Prime Minister Julia Gillard's center-left Labor Party government recruited Peter Slipper from opposition ranks to the speaker's post last November in a move that effectively gave her administration a two-seat majority on most votes in the House of Representatives.
Her minority government is trailing the conservative opposition in opinion polls and could be forced to hold early elections if it loses a no-confidence motion in the 150-seat chamber.
Because a speaker can only vote to break a tie, Slipper's appointment freed up the vote of his predecessor, Harry Jenkin, for Labor.
Since then, independent lawmaker Andrew Wilkie withdrew his support for the government because Gillard broke a promise to enact legislation to protect gambling addicts from slot machines.
Slipper resigned hours after surviving an unprecedented opposition motion to remove him Tuesday by one vote.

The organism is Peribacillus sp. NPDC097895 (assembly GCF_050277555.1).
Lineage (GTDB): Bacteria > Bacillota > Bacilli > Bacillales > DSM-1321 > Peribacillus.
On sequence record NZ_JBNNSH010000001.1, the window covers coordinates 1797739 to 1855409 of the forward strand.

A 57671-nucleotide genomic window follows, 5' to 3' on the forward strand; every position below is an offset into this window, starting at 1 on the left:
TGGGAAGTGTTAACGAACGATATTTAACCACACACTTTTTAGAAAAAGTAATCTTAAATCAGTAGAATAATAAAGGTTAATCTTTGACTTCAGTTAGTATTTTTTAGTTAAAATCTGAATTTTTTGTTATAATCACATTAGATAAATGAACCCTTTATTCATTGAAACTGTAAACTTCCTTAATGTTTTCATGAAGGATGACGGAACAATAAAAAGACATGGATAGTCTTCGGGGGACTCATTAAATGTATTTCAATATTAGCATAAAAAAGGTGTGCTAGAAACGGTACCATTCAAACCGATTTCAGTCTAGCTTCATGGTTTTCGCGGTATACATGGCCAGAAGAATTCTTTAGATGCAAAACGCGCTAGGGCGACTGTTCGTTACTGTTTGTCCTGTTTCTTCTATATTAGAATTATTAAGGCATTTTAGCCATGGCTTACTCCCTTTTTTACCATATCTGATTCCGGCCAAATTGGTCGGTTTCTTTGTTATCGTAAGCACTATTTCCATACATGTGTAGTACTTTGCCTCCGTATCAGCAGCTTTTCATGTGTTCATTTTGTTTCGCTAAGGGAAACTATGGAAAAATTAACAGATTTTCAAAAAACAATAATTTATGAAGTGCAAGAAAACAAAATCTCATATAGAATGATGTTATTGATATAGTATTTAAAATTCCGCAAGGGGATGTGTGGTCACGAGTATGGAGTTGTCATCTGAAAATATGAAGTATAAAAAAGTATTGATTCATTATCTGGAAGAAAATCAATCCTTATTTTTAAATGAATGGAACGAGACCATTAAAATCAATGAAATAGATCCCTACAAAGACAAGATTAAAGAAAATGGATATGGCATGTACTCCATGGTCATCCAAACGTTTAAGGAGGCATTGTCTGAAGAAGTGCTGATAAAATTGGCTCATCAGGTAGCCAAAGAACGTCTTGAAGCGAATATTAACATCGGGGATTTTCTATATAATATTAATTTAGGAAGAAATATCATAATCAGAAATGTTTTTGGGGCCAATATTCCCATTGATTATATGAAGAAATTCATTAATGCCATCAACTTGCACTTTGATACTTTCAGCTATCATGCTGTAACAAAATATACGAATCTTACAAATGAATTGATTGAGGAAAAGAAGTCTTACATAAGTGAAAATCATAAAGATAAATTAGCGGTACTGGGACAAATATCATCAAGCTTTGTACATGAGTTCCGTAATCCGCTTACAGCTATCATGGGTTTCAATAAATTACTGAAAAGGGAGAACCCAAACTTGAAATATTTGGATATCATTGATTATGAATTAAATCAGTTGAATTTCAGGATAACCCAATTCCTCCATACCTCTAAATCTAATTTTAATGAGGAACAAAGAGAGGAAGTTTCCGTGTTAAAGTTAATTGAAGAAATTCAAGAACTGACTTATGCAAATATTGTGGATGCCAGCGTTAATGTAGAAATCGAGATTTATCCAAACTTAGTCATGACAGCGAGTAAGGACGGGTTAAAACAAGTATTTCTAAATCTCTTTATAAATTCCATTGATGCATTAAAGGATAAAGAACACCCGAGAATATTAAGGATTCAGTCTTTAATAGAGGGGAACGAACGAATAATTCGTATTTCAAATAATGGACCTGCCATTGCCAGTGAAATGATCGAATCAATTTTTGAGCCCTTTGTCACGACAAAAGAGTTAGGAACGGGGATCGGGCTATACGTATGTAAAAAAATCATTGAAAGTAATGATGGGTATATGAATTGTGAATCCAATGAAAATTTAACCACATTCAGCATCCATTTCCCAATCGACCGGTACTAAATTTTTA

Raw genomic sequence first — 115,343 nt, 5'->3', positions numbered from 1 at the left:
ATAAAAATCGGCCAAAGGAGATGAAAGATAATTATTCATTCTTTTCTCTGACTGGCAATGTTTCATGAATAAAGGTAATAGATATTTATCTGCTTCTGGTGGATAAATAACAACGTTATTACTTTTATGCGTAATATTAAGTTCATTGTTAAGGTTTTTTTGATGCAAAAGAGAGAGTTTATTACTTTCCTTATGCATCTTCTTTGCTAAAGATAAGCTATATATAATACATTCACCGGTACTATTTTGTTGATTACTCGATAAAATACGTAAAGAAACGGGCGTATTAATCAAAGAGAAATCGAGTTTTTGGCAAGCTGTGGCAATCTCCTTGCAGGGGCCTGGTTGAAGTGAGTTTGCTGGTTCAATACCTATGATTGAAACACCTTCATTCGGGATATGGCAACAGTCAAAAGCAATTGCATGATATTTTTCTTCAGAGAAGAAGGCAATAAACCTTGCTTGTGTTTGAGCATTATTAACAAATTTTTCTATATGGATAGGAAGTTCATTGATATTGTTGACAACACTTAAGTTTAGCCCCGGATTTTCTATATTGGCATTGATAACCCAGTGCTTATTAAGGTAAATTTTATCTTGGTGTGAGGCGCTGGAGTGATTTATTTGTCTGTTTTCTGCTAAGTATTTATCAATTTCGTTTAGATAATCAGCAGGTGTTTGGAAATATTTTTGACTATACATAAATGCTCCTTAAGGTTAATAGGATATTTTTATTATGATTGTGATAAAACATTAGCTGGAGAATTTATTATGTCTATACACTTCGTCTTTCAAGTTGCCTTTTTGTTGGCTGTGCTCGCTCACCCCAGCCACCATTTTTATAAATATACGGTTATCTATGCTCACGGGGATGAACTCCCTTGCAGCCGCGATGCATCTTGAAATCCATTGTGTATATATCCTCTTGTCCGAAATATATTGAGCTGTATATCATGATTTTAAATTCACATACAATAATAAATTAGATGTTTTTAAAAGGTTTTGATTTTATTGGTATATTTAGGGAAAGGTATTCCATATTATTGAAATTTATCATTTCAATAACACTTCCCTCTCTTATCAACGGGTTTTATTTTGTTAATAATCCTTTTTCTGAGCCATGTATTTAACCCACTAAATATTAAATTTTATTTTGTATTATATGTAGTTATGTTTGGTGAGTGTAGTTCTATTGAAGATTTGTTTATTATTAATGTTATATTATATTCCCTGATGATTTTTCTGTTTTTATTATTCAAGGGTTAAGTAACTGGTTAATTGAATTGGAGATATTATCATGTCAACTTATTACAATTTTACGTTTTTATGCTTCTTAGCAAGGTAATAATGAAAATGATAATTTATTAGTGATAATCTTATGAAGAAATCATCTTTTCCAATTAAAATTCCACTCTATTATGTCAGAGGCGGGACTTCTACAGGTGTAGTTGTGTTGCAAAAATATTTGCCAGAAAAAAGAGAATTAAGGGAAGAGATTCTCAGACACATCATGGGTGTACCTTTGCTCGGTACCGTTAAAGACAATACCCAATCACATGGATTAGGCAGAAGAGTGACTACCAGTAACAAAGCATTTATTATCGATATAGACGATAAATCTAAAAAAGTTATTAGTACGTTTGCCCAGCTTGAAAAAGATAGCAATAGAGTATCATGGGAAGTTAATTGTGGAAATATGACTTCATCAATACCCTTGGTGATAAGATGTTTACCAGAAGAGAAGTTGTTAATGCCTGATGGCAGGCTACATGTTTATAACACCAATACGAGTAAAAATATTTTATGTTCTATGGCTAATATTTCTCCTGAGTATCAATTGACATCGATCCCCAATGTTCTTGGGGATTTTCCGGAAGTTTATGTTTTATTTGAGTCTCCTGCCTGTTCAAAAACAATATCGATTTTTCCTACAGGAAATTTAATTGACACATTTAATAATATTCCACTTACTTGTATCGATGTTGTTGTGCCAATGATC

He pledged to stay in Parliament until the next elections, which are due in late 2013.
Slipper had agreed to stand aside from his parliamentary duties since April over a Federal Court suit that alleges he sexually propositioned his gay media adviser James Ashby.
Slipper denies the allegation, but has apologized for recently released text messages he admits he sent to Ashby which have been described as vulgar and misogynist.
"I leave this position without rancor and with a great deal of sadness," Slipper told Parliament.
With Labor lawmaker Anna Burke elected to replace him, Gillard has now become reliant on Slipper as one of seven independent and minor party lawmakers to pass her legislative agenda. Labor holds 71 seats including the speaker while the opposition holds 72 in the chamber.